The predicted structure of the headpiece of the Huntingtin protein and its implications on Huntingtin aggregation.

Biophysics Program, Stanford University, Stanford, CA 94305, USA.
Journal of Molecular Biology (Impact Factor: 3.96). 02/2009; 388(5):919-27. DOI: 10.1016/j.jmb.2009.01.032
Source: PubMed

ABSTRACT We have performed simulated tempering molecular dynamics simulations to study the thermodynamics of the headpiece of the Huntingtin (Htt) protein (N17(Htt)). With converged sampling, we found this peptide is highly helical, as previously proposed. Interestingly, this peptide is also found to adopt two different and seemingly stable states. The region from residue 4 (L) to residue 9 (K) has a strong helicity from our simulations, which is supported by experimental studies. However, contrary to what was initially proposed, we have found that simulations predict the most populated state as a two-helix bundle rather than a single straight helix, although a significant percentage of structures do still adopt a single linear helix. The fact that Htt aggregation is nucleation dependent infers the importance of a critical transition. It has been shown that N17(Htt) is involved in this rate-limiting step. In this study, we propose two possible mechanisms for this nucleating event stemming from the transition between two-helix bundle state and single-helix state for N17(Htt) and the experimentally observed interactions between the N17(Htt) and polyQ domains. More strikingly, an extensive hydrophobic surface area is found to be exposed to solvent in the dominant monomeric state of N17(Htt). We propose the most fundamental role played by N17(Htt) would be initializing the dimerization and pulling the polyQ chains into adequate spatial proximity for the nucleation event to proceed.

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    ABSTRACT: Huntington's disease is a genetic neurodegenerative disorder caused by an expansion in a polyglutamine domain near the N-terminus of the huntingtin (htt) protein that results in the formation of protein aggregates. Here, htt aggregate structure has been examined using hydrogen–deuterium exchange techniques coupled with tandem mass spectrometry. The focus of the study is on the 17-residue N-terminal flanking region of the peptide that has been shown to alter htt aggregation kinetics and morphology. A top-down sequencing strategy employing electron transfer dissociation is utilized to determine the location of accessible and protected hydrogens. In these experiments, peptides aggregate in a deuterium-rich solvent at neutral pH and are subsequently subjected to deuterium–hydrogen back-exchange followed by rapid quenching, disaggregation, and tandem mass spectrometry analysis. Electrospray ionization of the peptide solution produces the [M + 5H]5+ to [M + 10H]10+ charge states and reveals the presence of multiple peptide sequences differing by single glutamine residues. The [M + 7H]7+ to [M + 9]9+ charge states corresponding to the full peptide are used in the electron transfer dissociation analyses. Evidence for protected residues is observed in the 17-residue N-terminal tract and specifically points to lysine residues as potentially playing a significant role in htt aggregation. Copyright © 2015 John Wiley & Sons, Ltd.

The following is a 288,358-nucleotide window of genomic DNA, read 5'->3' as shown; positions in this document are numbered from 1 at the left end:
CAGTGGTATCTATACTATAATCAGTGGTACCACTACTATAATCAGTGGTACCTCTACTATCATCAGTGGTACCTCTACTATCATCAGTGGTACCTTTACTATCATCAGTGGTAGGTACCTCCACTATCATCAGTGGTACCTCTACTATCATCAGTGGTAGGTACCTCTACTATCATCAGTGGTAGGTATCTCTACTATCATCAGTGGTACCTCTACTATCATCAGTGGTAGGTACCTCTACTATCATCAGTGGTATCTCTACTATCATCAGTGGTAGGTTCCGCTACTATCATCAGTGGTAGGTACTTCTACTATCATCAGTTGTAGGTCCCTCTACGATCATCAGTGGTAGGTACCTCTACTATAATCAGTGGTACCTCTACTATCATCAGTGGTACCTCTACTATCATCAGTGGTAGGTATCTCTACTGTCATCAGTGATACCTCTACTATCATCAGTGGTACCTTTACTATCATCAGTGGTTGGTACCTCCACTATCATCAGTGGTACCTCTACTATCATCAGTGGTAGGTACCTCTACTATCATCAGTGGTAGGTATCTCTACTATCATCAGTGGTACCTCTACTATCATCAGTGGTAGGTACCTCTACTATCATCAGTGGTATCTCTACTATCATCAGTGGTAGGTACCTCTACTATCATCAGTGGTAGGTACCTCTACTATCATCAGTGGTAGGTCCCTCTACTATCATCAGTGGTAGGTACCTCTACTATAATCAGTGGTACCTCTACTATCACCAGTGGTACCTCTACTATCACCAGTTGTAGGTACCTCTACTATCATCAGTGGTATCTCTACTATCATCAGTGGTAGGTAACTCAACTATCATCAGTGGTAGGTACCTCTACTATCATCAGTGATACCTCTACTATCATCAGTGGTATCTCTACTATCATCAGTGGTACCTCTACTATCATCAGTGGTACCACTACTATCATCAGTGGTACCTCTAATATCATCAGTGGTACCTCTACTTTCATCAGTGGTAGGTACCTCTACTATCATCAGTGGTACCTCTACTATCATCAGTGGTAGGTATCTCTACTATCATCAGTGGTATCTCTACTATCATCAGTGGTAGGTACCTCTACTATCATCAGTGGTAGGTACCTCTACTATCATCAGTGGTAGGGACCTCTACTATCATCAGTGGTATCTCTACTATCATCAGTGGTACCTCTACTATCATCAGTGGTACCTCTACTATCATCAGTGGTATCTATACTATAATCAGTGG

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    ABSTRACT: The aggregation of polyglutamine (polyQ) containing proteins is at the origin of nine neurodegenerative diseases. Molecular chaperones prevent the aggregation of polyQ containing proteins. The exact mechanism by which they interact with polyQ containing, aggregation prone proteins and interfere with their assembly is unknown. Here we dissect the mechanism of interaction between huntingtin exon 1 fragment of increasing polyQ lengths (HttEx1Qn), which aggregation is tightly associated to Huntington's disease, with the molecular chaperone Hsc70. We show that Hsc70 together with its Hsp40 co-chaperones inhibit HttEx1Qn aggregation and modify the structural, seeding and infectious properties of the resulting fibrils in a polyQ-independent manner. We demonstrate that Hsc70 binds the 17-residues long N-terminal flank of HttEx1Qn and we map Hsc70-HttEx1Qn surface interfaces at the residue-level. Finally we show that this interaction competes with homotypic interactions between the N-termini of different HttEx1Qn molecules that trigger the aggregation process. Our results lay the foundations of future therapeutic strategies targeting huntingtin aggregation in Huntington's disease. Copyright © 2014, The American Society for Biochemistry and Molecular Biology.

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